Monday, April 28, 2008

Little Washbourne, Gloucestershire

Hidden among fruit trees in the low-lying country between the Cotswold escarpment and Tewkesbury, Little Washbourne is easy to miss. There’s not much here: a farm, a house, a roadside inn, and this tiny church, approached along a grass path through an orchard. But there’s more to this building than the passing motorist, speeding between Stow and Tewkesbury, might imagine.

Some details of masonry and a small window around the back shows us that this is a Norman church, but the big window to the right of the doorway tells a different story. It’s Georgian, and the 18th-century has left a lasting and wonderful imprint on this building, as we see immediately on opening the door.

Filling the nave is a complete set of 18th-century box pews, including four big family pews at the front and smaller ones behind, plus a two-decker pulpit (a piece of furniture fashionable in the 18th century, combining a pulpit for preaching and a desk for reading the lessons). Beyond, in the chancel, are matching altar rails and communion table. Candles provide the only artificial light. As Pevsner says, the whole lot doesn’t look as if it’s been touched since 1800.

These are not, let me make clear, the kind of furnishings I’d remove from a church to make it suitable for dance classes or village bean-feasts, although, as I’ve said in another post, I’m sometimes in favour of removing pews. No, the furnishings at Little Washbourne are in a special class and, as there’s no longer a congregation to use them regularly in this scattered community, the building is now vested in the Churches Conservation Trust. Thanks to their care, we can now visit this place and appreciate how a Norman building and Georgian interior can come together to create a unique atmosphere, taking us back to the time of Jane Austen and her predecessors.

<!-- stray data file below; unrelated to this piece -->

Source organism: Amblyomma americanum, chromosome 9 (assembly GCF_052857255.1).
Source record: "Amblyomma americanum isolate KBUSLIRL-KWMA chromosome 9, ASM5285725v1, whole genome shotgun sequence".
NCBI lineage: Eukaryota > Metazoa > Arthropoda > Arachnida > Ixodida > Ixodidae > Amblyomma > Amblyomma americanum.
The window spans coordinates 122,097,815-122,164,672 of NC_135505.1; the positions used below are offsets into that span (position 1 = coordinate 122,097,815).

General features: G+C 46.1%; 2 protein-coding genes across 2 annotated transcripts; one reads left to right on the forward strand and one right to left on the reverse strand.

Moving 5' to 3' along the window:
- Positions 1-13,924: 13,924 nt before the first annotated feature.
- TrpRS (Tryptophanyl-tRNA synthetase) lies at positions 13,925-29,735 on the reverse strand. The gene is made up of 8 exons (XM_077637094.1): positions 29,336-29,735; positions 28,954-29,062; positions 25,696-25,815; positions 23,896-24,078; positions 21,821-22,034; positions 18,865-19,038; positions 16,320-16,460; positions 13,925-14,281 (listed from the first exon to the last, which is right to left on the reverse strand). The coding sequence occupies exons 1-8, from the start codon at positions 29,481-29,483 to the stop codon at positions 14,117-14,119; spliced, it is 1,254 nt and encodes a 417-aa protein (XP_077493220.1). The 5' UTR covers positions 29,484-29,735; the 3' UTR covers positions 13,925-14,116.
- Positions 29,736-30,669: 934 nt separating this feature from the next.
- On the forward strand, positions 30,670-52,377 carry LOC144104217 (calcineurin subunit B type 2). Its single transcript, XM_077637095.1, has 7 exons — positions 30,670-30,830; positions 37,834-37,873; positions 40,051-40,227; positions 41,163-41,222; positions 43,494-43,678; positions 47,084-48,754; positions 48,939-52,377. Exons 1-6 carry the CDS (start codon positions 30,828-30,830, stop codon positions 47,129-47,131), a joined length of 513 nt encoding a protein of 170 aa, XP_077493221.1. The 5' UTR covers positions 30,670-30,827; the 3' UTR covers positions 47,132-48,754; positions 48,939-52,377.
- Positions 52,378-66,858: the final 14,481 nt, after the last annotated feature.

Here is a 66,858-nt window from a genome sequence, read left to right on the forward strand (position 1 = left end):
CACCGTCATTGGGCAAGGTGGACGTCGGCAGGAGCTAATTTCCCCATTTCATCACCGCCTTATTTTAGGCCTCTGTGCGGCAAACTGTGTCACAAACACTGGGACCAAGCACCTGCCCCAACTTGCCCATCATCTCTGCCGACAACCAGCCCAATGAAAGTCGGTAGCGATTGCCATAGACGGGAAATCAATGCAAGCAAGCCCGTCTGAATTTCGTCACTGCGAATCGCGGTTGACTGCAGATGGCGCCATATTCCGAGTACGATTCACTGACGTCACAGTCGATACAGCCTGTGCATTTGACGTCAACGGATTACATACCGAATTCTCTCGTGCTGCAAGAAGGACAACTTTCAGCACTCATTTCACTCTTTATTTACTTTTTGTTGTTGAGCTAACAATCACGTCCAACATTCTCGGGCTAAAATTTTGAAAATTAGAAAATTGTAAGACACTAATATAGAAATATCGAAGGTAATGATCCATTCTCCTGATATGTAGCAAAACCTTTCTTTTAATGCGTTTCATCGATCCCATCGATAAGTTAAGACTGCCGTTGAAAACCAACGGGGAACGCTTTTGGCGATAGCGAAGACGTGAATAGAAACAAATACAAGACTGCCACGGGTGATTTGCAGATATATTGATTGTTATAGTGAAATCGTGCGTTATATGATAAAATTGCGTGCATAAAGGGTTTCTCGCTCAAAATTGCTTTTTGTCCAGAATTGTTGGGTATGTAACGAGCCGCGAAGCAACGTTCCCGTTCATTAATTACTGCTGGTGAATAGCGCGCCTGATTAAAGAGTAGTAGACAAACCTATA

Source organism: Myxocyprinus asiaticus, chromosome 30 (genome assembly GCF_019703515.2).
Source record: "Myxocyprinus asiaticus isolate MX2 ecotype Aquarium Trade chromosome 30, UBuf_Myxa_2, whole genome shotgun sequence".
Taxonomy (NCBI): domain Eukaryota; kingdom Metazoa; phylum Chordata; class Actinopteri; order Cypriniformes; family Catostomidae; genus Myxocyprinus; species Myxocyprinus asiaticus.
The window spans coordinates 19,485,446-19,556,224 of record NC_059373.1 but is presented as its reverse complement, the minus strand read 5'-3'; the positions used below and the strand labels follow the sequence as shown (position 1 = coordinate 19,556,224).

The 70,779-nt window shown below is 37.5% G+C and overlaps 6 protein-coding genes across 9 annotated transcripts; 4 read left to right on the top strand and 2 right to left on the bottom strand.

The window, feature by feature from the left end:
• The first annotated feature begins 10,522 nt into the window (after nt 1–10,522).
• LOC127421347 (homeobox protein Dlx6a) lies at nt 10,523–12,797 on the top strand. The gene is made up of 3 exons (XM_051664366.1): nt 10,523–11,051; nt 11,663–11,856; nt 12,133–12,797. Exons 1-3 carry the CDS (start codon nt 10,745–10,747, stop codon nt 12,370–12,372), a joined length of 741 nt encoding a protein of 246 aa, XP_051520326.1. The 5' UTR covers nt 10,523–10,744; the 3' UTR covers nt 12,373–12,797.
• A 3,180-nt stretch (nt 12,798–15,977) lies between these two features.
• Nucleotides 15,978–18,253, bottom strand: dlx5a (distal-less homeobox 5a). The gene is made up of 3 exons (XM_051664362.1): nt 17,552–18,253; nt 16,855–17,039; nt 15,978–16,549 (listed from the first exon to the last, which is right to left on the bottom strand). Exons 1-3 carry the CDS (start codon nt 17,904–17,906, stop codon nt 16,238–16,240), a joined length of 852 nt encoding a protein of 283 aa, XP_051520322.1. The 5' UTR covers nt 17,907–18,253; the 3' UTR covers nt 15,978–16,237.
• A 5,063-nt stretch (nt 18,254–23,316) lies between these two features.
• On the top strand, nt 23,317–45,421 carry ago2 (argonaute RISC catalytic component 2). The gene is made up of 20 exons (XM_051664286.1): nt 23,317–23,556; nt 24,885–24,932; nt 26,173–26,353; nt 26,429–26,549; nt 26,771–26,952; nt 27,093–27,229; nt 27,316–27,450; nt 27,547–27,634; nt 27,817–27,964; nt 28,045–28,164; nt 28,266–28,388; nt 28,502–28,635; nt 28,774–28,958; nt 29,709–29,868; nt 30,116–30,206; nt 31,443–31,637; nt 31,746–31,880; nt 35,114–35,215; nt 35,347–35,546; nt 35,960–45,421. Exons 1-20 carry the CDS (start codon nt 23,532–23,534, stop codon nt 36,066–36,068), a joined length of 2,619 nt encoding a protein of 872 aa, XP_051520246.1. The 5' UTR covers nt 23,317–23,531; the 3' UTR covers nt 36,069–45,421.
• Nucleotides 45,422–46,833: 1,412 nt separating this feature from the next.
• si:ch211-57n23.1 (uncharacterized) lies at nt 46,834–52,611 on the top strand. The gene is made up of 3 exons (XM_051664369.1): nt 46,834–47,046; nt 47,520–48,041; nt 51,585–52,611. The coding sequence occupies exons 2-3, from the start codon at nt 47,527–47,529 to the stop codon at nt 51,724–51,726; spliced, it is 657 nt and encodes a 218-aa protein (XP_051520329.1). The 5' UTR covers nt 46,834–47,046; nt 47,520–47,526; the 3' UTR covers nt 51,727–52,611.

5 comments:

Peter Ashley said...

Stunning, I'm revving-up the Bristol now.

Rachel W. said...

Oh, this is brilliant! I was wondering if Little Washbourne still existed, as that is where my acestors settled after William the Conqueror.

Philip Wilkinson said...

What a great place to have an an ancestral home! It's in a lovely position, near the Cotswolds, but with views across the flat lands towards the vale of the Severn. I don't know where in the world you are, but I hope you're able to visit it one day.

Rachel W. said...

I hope so as well. It looks so lovely. I'm in the U.S., but I'm determined to visit these places some day. Strange how the manor house is an inn now, though. That would be an interesting place to visit, I'm sure.

howard said...

Well i can confirm this is a quaint little church, with more to it than you first may realise. I was born just down the road at nearby Alderton, and my parents were married at St Mary's in Great Washbourne. I also worked at The Hobnails Inn, which until recently held the honour of being the longest public house which had been run by the same family( the Fletchers) since 1743. If you do visit the area you will find it very historical and satisfying